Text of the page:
Did Imran Khan try to oust Pakistan Army Chief at the last minute?

Two ‘unsolicited’ guests reached the Prime Minister’s House by helicopter on Saturday night and met Khan in private for about 45 minutes…the meeting was not cordial, as per a BBC Urdu report

Pakistan Prime Minister Imran Khan (file photo)
Pakistan Prime Minister Imran Khan (file photo)

Saiyed Zegham Murtaza

Did Imran Khan Niazi try to challenge the ‘Supreme Authority’ of the Pakistani Army before being ousted by a no-confidence vote in the Parliament of Pakistan? If the reports from Pakistan are to be believed, Imran Khan made a final desperate attempt to sack army chief, General Qamar Javed Bajwa to save his government.

What happened on April 09, 2022 didn’t surprise many. Imran Khan Niazi is not the first, maybe not the last Pakistani prime minister to be ousted unceremoniously before completing his term. Though, the people of Pakistan may feel gratified as it is the first time their Prime Minister is being removed not by the army or the court, but by the democratic process.

The downfall of Imran Khan, a cricketer turned politician was inevitable. There are so many reasons, including his closeness with China, contradictions with the USA, the undemocratic ways of working, and the overdependence on rhetoric rather than on performance. But all these would have been manageable.

Challenging the ‘Supreme Authority’ of the Army isn’t acceptable in Pakistan. Imran Khan not only did this blasphemous act, but also tried to surpass the red lines drawn long before he was made Prime Minister by the same men in uniform. If a report in BBC is to be believed, Imran Khan also tried to oust General Qamar Bajwa before being voted out. Though the establishment in Pakistan tried to rubbish these reports as a pack of lies and "The typical propaganda story that lacks any credible, authentic and relevant source.”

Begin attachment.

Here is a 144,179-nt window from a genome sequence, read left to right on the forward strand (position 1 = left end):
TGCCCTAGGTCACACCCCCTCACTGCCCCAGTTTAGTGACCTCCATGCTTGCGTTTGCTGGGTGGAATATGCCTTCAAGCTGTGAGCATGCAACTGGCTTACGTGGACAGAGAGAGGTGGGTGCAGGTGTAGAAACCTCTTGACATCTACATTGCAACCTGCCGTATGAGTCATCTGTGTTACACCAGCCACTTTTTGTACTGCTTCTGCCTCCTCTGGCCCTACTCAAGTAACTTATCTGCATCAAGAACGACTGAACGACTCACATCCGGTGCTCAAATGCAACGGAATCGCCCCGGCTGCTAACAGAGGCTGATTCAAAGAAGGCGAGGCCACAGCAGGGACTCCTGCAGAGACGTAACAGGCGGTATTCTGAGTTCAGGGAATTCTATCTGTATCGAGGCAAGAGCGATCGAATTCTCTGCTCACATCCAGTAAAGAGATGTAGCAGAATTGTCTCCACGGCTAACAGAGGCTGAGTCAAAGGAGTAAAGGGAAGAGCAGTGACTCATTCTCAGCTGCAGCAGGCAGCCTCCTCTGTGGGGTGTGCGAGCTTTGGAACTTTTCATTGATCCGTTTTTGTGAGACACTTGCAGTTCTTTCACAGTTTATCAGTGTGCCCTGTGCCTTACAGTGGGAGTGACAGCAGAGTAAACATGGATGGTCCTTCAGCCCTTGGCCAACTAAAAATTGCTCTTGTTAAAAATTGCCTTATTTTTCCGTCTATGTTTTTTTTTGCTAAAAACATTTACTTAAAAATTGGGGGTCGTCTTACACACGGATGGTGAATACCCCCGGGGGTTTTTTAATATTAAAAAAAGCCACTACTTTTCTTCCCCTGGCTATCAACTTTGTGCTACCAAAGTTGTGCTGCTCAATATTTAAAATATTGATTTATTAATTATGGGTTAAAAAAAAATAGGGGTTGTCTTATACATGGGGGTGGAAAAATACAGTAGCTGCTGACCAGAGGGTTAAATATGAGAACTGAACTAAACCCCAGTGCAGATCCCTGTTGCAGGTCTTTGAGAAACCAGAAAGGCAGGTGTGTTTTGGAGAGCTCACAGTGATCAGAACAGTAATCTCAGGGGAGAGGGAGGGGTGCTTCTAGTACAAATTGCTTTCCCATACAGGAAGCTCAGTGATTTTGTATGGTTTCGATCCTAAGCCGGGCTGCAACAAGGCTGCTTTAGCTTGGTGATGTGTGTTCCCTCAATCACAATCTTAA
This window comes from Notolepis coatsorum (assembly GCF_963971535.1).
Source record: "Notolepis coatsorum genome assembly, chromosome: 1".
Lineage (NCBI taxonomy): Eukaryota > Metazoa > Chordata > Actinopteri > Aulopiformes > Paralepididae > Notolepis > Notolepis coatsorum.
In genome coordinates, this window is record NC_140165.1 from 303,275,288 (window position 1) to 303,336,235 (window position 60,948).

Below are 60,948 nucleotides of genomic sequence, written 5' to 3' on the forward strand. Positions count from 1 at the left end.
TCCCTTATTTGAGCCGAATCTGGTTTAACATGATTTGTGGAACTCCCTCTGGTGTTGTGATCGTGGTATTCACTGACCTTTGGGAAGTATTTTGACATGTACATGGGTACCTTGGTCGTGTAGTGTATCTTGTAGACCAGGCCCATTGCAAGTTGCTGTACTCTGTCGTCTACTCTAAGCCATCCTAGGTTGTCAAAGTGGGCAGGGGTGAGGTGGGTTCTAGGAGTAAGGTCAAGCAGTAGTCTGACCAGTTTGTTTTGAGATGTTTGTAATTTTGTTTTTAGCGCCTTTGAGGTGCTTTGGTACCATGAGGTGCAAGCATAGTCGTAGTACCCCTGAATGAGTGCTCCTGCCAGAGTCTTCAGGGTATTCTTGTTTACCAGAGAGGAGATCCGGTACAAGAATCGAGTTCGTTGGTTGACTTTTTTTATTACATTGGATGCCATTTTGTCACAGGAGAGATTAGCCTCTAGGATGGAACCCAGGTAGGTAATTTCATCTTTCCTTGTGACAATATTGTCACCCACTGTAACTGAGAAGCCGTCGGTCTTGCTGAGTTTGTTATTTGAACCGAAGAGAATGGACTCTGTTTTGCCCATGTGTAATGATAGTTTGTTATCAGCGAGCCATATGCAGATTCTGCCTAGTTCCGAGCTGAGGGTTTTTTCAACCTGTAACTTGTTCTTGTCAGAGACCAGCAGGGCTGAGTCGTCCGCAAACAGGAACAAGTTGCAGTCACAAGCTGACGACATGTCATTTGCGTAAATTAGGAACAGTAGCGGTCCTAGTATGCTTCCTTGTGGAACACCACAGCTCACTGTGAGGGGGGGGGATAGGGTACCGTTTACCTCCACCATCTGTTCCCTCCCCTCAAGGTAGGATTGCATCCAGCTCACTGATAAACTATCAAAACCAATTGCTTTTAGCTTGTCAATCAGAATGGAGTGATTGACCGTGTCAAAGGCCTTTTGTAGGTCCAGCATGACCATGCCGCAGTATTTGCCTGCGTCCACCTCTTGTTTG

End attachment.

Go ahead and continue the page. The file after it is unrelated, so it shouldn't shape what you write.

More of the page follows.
“Two unsolicited guests” reached the Prime Minister’s House by helicopter on Saturday night and met Khan in private for about 45 minutes”, said the BBC Urdu report while adding that an hour before this meeting, Khan had ordered the removal of a senior official who was present at this meeting.

“However, the defence ministry didn’t issue an official notification for dismissing the official and appointing his successor. Thus the revolutionary attempt by the outgoing Prime Minister failed”, the report further reads.

Had this happened, it would have been an unprecedented event in the History of Pakistan. Maybe this effort would also have been killed at the court, but it is yet a daring attempt. It is believed that the Pakistan Army itself brought Imran Khan Niazi to power. There were times when Imran Khan boasted about his relationships with the Army and claimed to be on the ‘same page’ with those in uniform. But subsequently he lost the faith of the Army establishment, and due to many reasons.

Imran Khan overestimated his popularity and the ‘backing by the people of Pakistan’. No doubt, he is popular. Also, he is popular enough to get re-elected in the present circumstances, but his undemocratic style of working created so many enemies for the former captain of the Pakistani cricket team.

“He isn’t a team man and he wished to turn Pakistan into a Presidential form of government’, says his critics. The way he tried to save his minority government also strengthened the allegations that ‘Imran doesn’t believe in the supremacy of the Parliament and the Constitution’.

During his last days, apart from an attempt to oust the all-powerful Pakistan Army Chief, Imran tried to subvert the no-confidence motion in an unprecedented way. If it is the Westminster style of democracy, as the Pakistanis claim, no government in minority can dissolve the house. Also, the floor of the Parliament is the place where the majority can be claimed. A democratic government claims its authority from the majority in the house. Imran Khan had lost his authority once he lost the numbers on the floor of the house.

Interestingly, most of those who ditched Imran Khan were brought by the Army to his flock. When Imran Khan won the elections in August 2018, he may have the popularity, but most of the men who made the majority possible for him weren’t his diehard fans. It was an arrangement by the army. On his last day in office, Imran claimed to hatch a conspiracy against him by the USA and the Army. Obviously, this may not go in his favour now, if he wishes to return to power by winning the popular vote again. His attempt to oust General Bajwa will not go so lightly in the history of Pakistan.

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